I’m talking about freeing the slaves with the truth. The truth is Christ’s life now residing in our hearts. There’s no greater calling than to be used by Christ to free the captives.

“I have chosen you.” He has chosen you to share the truth that will make the people free from sin. And he has “ordained (appointed) you, that you should go and bring forth fruit, and that your fruit should remain” (John 15:16).

What kind of fruit is He talking about? It is the good fruit that we bear after our cross and resurrection experience. (Matthew 7: 18).

I have chosen you and appointed you to bear fruit”

Understanding His message in Romans 6 is believing Him when He declares, “I have chosen you.” His chosen ones are not slaves to sin. They have been made free by knowing the truth of Christ’s death, burial and resurrection in us.

One caveat: The people do not believe they are slaves to sin, and they will fight you all the way. But they are really fighting Christ. So, “do not be dismayed at their faces”.

Kenneth Wayne Hancock

[What do you believe Romans 6 to mean? What are your thoughts about the truth that Christ spoke of? Make a comment, share and hit that like button if you appreciate the content.]

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By Promises We Partake of His Divinity

I write to my courageous brothers and sisters today. I share with the souls who have braved the turbulent oceans of man’s fickle and false claims of knowing Divinity. When quizzed about the “divine nature,” they will salute the greatness of God perhaps. But when asked how do we “partake of the divine nature,” very few will know the answer. Go ahead. Choose out a pastor/preacher. Ask them. Chances are that you will be disappointed, for they will not know the apostle Peter’s mind, which is the mind of Christ.

The Spirit dwelling in the apostle repeatedly taught the early church that they had “obtained like precious faith with us,” the early apostles (II Peter 1:1). First rattle out of the box, the Spirit says now to us, You all have received the very same faith that was delivered to the apostles. There is only one faith, the faith of the Son of God. The one faith is His faith, His belief system, what He believes.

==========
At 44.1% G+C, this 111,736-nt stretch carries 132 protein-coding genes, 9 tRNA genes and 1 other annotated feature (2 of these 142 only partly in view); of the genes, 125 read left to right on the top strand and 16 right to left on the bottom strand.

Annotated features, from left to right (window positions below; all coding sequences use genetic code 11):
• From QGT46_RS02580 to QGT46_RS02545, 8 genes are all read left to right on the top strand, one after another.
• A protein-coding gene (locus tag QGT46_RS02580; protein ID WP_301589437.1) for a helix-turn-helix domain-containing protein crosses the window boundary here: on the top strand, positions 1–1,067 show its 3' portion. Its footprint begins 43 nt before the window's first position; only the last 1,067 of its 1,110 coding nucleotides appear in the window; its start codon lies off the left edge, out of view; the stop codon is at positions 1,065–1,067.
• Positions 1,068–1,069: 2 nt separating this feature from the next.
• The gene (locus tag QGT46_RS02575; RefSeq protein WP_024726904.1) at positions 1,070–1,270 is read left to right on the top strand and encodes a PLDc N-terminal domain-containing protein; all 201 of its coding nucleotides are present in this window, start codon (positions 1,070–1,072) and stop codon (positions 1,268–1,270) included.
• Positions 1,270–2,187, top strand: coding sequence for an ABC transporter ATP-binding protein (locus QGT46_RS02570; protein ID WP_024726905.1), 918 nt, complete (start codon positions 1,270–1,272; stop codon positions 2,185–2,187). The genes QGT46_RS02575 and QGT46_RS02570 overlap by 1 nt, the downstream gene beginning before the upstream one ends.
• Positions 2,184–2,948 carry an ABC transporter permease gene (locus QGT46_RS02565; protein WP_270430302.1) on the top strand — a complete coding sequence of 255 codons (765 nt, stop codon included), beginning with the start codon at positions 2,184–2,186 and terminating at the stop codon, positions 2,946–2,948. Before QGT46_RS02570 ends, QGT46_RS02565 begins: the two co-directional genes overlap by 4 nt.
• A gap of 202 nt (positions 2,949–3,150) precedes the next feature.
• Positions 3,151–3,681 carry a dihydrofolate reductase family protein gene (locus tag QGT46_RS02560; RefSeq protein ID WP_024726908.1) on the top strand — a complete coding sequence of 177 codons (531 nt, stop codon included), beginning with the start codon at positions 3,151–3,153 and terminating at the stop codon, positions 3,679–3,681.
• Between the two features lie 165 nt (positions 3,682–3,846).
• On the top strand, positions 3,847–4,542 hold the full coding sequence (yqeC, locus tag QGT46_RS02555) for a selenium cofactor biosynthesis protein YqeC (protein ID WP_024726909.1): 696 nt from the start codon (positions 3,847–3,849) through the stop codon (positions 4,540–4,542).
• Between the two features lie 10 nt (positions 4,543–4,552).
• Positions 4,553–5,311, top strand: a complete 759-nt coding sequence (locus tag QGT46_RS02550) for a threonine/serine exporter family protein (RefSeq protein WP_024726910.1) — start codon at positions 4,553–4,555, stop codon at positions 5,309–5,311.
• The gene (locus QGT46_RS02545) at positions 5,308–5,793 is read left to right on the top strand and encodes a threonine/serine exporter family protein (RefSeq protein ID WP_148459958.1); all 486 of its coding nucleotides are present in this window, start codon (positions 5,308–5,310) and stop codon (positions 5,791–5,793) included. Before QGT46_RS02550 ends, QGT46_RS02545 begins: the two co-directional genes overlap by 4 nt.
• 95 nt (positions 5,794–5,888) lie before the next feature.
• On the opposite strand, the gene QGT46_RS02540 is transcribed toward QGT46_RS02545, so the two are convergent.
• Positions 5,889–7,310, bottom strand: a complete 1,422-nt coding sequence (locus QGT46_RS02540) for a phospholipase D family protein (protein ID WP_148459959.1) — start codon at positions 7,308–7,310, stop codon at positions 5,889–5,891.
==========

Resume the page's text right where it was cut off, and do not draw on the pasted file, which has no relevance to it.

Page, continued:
The early church had access to the same power. They were not powerless. In fact, “His divine power has given unto us all things that pertain unto life and godliness.” And through all of this, God has given us “great and precious promises.”

Great and Precious Promises

What are these promises? Christ promised us that He would send the Spirit to us and that through His spiritual presence in you, “He will guide you into all truth” (John 16:13). Christ promised that if we asked anything in his name that he would do it (John 14:13-14; 15:16; 16:23). [“In His name” is the key phrase that opens the door to answered prayer. What is His name? And what does it mean? You need to order my book Yah Is Savior: The Road to Immortality.   It is free with free shipping. Details here:  Ordering My Free Books in Paperback | Immortality Road (wordpress.com) ]

Christ also made this astounding promise: “He that believes on me, the works that I do shall he do also; and greater works than these shall he do, because I go unto my Father” (14:12). What works did He do? He healed the sick and raised the dead for starters. He has promised us that we will do greater miracles than He did!

The preachers don’t believe that, for they will say that this Christlike power comes later for us, after we “go to heaven.” One thing is wrong with that theory. In heaven there are no sick people to heal, nor earthly dead to raise. So, His promises are for us who are alive on the earth. Just look at our examples Peter, John and Paul. The Spirit in them healed the sick and raised the dead.

He also promised that He is the same yesterday, today, and forever.  He promised to return to set up the Kingdom of God, with Christ our King on the throne. He also promised to give us eternal life and a place in His Government.

These are just some of the “exceeding great and precious promises.” We are still talking about a spiritual growth—growing into apostleship. These promises encourage us and spur us on to the finish line. And it is through these promises that we “might be partakers of the divine nature…” (II Peter 1:4).

To secure these precious promises, the apostle continues, we need to diligently “add to your faith” seven attributes of God’s nature. “If these things be in you, and abound, they make you that you shall neither be barren nor unfruitful in the knowledge of our Lord Jesus Christ [Yahshua]” (verses  5-8).

These additions make our calling and election sure, where we will never fall (v. 10). Adding them opens the door into His Kingdom (v. 11). They are virtue, knowledge, temperance, patience, godliness, brotherly kindness, charity/agape love (I Peter 1:5-8).